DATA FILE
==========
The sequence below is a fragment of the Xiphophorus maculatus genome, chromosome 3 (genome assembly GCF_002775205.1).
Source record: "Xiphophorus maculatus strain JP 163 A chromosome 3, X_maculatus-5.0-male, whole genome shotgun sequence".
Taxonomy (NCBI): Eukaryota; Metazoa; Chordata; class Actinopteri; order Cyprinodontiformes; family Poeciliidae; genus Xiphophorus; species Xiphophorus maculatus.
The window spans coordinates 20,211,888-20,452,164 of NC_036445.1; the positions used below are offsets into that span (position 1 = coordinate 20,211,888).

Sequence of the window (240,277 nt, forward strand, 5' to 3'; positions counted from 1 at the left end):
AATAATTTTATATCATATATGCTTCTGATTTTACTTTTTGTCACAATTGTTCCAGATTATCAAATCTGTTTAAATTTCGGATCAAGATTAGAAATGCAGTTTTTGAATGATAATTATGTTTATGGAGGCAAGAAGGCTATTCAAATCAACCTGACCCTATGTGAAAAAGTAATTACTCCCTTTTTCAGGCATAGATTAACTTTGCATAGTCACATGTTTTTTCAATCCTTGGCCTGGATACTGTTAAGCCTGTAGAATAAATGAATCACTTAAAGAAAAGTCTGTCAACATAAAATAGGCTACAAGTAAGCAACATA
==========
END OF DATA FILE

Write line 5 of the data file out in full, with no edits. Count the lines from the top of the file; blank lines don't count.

Sequence of the window (240,277 nt, forward strand, 5' to 3'; positions counted from 1 at the left end):